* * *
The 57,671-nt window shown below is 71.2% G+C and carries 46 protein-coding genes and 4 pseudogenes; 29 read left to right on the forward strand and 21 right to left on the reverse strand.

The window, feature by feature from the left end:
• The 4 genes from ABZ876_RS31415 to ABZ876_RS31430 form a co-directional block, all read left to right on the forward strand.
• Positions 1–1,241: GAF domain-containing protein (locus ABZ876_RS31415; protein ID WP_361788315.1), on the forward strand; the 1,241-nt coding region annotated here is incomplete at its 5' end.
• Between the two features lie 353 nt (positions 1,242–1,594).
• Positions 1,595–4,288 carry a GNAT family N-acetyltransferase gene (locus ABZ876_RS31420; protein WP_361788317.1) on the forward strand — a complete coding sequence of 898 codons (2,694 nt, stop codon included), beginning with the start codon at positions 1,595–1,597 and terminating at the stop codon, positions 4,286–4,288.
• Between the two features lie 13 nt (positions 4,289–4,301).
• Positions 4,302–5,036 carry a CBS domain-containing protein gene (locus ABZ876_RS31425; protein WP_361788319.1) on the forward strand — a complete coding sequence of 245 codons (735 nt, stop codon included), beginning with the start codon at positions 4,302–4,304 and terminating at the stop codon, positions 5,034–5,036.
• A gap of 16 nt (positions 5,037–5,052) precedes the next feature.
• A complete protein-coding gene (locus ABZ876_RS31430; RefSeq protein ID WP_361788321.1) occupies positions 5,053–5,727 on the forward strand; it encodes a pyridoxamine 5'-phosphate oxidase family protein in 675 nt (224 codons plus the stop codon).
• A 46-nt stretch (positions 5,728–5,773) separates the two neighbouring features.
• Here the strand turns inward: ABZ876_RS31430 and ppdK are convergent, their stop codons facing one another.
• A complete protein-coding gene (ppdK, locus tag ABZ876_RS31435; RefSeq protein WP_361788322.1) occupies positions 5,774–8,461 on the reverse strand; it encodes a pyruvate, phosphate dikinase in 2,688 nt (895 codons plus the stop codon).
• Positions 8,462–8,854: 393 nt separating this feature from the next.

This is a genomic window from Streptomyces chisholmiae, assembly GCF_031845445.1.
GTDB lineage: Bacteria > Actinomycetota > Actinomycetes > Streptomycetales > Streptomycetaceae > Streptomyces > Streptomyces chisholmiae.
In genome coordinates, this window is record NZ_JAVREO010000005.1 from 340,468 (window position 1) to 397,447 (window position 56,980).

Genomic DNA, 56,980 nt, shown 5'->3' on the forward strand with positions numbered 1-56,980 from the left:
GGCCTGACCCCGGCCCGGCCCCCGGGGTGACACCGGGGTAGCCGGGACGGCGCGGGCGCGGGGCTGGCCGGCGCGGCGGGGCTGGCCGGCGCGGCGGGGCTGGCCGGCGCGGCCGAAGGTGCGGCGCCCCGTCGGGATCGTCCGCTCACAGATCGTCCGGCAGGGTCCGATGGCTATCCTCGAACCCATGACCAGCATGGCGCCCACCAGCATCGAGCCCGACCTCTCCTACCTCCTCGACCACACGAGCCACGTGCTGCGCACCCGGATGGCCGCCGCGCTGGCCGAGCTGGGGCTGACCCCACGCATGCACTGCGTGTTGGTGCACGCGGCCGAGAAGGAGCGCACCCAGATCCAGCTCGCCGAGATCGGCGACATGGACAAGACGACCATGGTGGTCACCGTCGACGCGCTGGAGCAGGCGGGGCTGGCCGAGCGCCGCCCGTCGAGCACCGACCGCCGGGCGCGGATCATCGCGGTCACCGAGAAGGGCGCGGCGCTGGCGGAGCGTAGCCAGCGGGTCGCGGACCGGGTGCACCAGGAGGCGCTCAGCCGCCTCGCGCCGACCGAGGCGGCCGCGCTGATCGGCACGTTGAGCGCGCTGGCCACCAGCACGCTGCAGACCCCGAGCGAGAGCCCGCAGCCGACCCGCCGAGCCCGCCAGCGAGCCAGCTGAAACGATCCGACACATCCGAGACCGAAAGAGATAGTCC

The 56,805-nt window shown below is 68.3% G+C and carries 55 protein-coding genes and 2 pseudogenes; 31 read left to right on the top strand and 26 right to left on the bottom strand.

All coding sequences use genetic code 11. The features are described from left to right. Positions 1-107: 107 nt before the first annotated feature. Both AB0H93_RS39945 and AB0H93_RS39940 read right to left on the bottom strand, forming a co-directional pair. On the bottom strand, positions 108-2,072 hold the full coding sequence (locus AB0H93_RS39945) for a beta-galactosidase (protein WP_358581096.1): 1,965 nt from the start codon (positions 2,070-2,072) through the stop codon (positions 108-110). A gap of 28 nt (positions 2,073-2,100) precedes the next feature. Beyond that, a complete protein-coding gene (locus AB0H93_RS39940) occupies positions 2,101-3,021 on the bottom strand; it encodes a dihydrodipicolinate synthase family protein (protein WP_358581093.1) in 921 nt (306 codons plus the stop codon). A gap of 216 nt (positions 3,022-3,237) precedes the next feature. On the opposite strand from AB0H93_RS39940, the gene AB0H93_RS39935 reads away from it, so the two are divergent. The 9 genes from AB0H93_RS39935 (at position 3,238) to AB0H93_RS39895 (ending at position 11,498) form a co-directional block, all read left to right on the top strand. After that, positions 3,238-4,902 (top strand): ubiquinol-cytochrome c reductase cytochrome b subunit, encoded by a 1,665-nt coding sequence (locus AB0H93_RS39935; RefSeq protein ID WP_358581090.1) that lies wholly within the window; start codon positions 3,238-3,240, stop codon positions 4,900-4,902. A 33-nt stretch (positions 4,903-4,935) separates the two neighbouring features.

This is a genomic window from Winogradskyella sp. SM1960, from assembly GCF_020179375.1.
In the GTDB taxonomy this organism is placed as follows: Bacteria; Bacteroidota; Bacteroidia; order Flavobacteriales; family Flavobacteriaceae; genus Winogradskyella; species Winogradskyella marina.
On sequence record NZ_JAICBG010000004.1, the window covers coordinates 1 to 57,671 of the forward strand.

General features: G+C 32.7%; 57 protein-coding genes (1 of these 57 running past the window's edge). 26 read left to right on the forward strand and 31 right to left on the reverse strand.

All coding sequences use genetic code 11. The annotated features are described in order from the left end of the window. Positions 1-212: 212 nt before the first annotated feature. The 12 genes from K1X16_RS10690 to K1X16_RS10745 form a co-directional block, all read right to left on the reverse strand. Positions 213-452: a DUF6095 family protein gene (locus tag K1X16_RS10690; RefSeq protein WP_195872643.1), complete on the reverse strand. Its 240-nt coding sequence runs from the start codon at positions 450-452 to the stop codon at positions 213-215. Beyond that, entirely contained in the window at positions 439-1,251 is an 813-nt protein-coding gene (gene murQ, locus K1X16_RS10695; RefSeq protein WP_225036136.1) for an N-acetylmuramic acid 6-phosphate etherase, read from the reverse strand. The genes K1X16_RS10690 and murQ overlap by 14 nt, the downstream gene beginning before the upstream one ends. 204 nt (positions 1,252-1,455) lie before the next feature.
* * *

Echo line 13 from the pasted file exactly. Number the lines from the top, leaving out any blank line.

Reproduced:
• A complete protein-coding gene (ppdK, locus tag ABZ876_RS31435; RefSeq protein WP_361788322.1) occupies positions 5,774–8,461 on the reverse strand; it encodes a pyruvate, phosphate dikinase in 2,688 nt (895 codons plus the stop codon).